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Tension at City Hall as Council Discusses Tear Gas Ban

Cambridge City Hall is located in Central Square.
Cambridge City Hall is located in Central Square. By Steve S. Li
By Ryan S. Kim and David R. Shaw, Crimson Staff Writers

Several Cambridge city councilors said they were frustrated with the delayed response from the city’s legal department regarding a total tear gas ban at a Monday meeting.

The Council discussed draft ordinance language surrounding the prohibition of tear gas use by the Cambridge Police Department. Though CPD has not used tear gas since 1972, its use is not explicitly banned.

Police Commissioner Branville G. Bard, Jr. said at the meeting he is currently pursuing a tear gas ban via the implementation of an official department policy.

“We found some tear gas in our inventory and destroyed it,” Bard said. “We have no tear gas on hand, we don't authorize the use of it, and I have no problem with totally supporting a ban on using tear gas.”

At the meeting, ordinance sponsor Councilor Jivan Sobrinho-Wheeler questioned the legal opinion issued by the City Solicitor’s office that obstructed the forward motion of the policy, which was passed by the council last November. According to Sobrinho-Wheeler, the opinion stated the council itself does not have the authority to ban the use of weapons in city departments.

“The law department had four months to research this, then initially decided to support it as recently as two weeks ago,” Sobrinho-Wheeler said. “I'm just trying to understand what happened in the last few days that led the legal department to come to a different conclusion.”

Many other councilors said they shared Sobrino-Wheeler’s grievance, which comes a week after Councilor Dennis J. Carlone similarly said he was dissatisfied by the legal department’s delay in reviewing two amendments regarding campaign finance regulations at an Ordinance Committee meeting.

City Solicitor Nancy E. Glowa said she thought the councilors’ comments were “personalized,” and that the four months between November and early March were “not actually that long” compared to reviews of previous council orders. She also said she had met with Sobrino-Wheeler and was the “point-person” for the city council, and defended her role as a liaison between the council and the legal department.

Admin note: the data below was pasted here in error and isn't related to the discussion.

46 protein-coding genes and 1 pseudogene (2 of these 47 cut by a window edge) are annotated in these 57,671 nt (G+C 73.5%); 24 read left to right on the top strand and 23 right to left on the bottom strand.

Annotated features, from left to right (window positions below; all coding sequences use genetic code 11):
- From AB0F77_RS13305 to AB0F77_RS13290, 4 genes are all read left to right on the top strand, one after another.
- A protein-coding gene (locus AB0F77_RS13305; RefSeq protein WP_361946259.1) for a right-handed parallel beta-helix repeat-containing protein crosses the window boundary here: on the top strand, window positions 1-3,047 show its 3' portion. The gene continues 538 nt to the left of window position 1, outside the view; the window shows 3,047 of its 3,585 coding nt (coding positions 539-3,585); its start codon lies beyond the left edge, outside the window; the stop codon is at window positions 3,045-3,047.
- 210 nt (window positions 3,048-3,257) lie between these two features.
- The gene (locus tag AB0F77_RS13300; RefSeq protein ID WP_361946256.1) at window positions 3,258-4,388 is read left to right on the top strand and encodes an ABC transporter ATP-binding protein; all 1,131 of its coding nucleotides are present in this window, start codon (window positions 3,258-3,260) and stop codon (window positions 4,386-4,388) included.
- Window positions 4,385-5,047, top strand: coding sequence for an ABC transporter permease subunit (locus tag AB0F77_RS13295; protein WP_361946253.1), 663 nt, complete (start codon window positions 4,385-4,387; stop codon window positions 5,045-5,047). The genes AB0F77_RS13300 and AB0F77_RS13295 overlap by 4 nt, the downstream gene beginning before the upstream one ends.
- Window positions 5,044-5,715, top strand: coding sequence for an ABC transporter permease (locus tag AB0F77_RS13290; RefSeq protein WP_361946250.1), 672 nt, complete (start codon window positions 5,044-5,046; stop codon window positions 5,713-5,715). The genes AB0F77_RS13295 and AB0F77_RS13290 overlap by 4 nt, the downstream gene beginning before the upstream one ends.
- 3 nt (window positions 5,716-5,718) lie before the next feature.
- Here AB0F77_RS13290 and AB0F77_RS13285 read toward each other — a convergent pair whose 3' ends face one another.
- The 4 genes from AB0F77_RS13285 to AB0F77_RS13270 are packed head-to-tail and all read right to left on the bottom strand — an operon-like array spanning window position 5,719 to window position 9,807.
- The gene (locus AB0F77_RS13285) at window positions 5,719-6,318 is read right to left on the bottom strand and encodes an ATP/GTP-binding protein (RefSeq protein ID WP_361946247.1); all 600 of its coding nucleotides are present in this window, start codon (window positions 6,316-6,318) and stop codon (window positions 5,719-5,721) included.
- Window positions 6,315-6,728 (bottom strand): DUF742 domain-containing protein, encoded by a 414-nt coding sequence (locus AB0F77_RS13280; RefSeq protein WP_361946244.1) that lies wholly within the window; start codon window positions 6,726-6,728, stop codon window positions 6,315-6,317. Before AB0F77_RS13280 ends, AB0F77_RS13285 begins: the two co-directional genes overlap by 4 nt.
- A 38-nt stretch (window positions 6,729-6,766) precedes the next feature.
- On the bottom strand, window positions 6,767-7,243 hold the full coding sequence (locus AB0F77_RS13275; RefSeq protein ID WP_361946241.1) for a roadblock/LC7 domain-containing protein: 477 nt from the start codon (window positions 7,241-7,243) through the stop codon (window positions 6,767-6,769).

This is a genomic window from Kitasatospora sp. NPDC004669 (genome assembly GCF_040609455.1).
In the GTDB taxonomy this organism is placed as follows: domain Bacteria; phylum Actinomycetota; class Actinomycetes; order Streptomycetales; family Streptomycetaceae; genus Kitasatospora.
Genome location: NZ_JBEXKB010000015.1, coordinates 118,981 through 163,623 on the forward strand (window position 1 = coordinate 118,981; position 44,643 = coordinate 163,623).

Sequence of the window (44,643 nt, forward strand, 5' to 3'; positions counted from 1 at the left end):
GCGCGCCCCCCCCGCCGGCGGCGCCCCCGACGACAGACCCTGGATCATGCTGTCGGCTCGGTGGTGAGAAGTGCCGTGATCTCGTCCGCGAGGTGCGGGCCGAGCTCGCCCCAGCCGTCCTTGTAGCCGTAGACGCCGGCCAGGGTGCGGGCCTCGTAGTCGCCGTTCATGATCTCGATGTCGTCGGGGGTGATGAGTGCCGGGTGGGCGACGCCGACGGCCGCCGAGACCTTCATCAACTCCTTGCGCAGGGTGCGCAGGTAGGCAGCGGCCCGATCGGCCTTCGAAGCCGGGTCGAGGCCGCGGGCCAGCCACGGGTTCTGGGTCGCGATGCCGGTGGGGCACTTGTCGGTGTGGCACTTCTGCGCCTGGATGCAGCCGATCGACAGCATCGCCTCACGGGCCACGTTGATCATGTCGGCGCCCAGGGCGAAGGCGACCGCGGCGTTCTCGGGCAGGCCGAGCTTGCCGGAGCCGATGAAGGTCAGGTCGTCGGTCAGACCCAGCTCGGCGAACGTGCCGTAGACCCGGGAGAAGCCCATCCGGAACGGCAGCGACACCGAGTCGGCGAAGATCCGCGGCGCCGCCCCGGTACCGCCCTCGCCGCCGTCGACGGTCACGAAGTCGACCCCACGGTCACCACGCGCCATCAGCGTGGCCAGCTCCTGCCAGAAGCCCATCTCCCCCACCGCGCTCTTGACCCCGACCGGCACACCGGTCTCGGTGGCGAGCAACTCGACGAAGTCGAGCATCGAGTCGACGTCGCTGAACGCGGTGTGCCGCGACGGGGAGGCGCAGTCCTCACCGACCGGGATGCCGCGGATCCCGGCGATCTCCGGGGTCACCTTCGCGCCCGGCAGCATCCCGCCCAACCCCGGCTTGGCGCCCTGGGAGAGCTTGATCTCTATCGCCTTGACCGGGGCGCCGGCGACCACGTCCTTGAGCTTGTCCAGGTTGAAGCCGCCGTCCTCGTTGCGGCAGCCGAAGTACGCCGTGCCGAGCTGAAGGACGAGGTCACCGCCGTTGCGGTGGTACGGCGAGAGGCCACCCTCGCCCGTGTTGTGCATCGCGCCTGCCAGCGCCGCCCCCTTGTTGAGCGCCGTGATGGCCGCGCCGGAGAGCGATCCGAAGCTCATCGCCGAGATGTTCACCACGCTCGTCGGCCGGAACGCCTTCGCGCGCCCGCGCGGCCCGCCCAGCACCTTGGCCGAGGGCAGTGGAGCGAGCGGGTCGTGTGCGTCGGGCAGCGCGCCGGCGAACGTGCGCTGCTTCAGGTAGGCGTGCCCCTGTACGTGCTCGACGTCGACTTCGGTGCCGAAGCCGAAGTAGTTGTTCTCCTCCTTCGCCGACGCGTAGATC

“It does appear that there are times recently when things that the council wants to be done, that there is a sense of urgency,” Glowa said. “But if everything is urgent, then not everything can be done at the same time.”

The council also received its regular weekly update on the city’s Covid-19 pandemic response from Cambridge Chief Public Health Officer Claude Jacob.

On March 8, the city began administering the one dose vaccine from Johnson & Johnson, with additional shipments expected in early April, according to Jacob. He added that the case positivity rate in the city has decreased to 0.39 percent, down from the last report given to the council on Feb. 20.

Last week, the city entered “Phase Three, Step Two” of the Cambridge phased reopening plan, which increased capacity limits across the city to 50 percent. Jacob, however, said that indoor dining at restaurants is one of the principal causes of Covid-19 transmission in Cambridge.

“With regard to indoor dining, what we'd like to see is the change in our dining out culture where the pandemic is under control,” Jacob said. “For people who want to dine indoors, the safest behavior would be to eat quickly without talking and wear a mask at all times.”

The council also adopted a policy order mandating the city to explore the creation of a mobile Covid-19 vaccine clinic. Vice Mayor Alanna M. Mallon, who co-sponsored this policy order, cited the lower vaccination rates for residents of color compared to white residents as a reason for establishing these clinics.

“I have spent the last four to five weeks helping to get vaccine appointments and rides for residents who don't have cars, don't have computers, and it's incredibly painful,” she said. “We really need to be intentional about remedying this inequity and the vaccine distribution, and this is a way that could help.”

—Staff writer Ryan S. Kim can be reached at

—Staff writer David R. Shaw can be reached at Follow him on Twitter @davidrwshaw.

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